The Department of National Revenue (Revenue Canada) reported that, for purposes of determining the margins of dumping of the goods imported into Canada during the period of investigation, it limited its examination to the largest volume of imports, from each country, that could reasonably be investigated. The period of investigation covered shipments of the subject goods made from January 1 to June 30, 1992. However, for each exporting country subject to the investigation, Revenue Canada required information only from those exporters whose apparent exports to Canada collectively comprised at least 60 percent of the apparent volume of goods imported into Canada from that country during the relevant period.

POSITION OF PARTIES

Domestic Industry

Stelco and Dofasco

Arguments on behalf of the domestic industry were made by counsel for both Stelco and Dofasco. In brief, they argued that the domestic industry's problems were primarily a result of imports from the United States. Imports increased dramatically in 1990 because of limits on the domestic supply of cold-rolled steel, which may be attributed, in part, to the strikes at Stelco and Algoma, and the furnace reline at Stelco. Regardless, large volumes of imports continued to enter Canada after the strikes, resulting in a loss of sales volume to the domestic industry. In 1992, the domestic industry responded by continuing to lower its prices to recapture market share, which led to price erosion. The continued dumping of imports contributed to price suppression. As a result, the domestic industry was materially injured.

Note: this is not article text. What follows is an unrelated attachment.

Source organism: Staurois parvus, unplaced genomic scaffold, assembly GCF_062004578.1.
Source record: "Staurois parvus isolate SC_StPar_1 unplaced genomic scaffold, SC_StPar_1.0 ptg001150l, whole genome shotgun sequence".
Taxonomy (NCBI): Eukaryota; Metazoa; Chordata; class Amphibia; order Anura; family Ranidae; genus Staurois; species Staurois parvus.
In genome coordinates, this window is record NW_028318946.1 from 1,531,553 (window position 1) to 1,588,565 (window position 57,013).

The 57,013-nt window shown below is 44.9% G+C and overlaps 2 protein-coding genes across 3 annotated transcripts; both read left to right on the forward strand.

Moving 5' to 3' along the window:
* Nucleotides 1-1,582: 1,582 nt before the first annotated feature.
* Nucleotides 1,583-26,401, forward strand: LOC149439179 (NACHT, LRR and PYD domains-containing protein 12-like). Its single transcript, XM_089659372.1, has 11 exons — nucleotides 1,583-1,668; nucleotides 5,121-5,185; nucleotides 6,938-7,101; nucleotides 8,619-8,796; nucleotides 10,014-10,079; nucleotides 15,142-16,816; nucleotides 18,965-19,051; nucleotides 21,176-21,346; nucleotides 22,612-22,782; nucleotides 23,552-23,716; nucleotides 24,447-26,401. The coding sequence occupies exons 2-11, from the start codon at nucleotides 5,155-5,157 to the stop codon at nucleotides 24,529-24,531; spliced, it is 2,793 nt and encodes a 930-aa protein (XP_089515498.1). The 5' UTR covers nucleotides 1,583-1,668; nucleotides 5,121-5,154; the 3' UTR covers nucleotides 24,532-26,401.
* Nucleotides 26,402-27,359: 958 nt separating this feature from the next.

In describing global industry conditions, counsel for Stelco explained that, for various reasons, [4] there had been a decline in U.S. steel prices prior to the decline experienced in Canada. As such, the subject goods from the United States were offered and sold in Canada at the much lower U.S. prices before the Algoma and Stelco strikes, which commenced at the beginning of August 1990. An overcapacity to produce steel had developed in the United States and overseas by the late 1980s, which was compounded when the Western World went into recession. With very high fixed costs, steel producers attempted to maximize the utilization of the steel-making capacity. With declining domestic demand due to the recession, steelmakers looked to export markets to sell their products.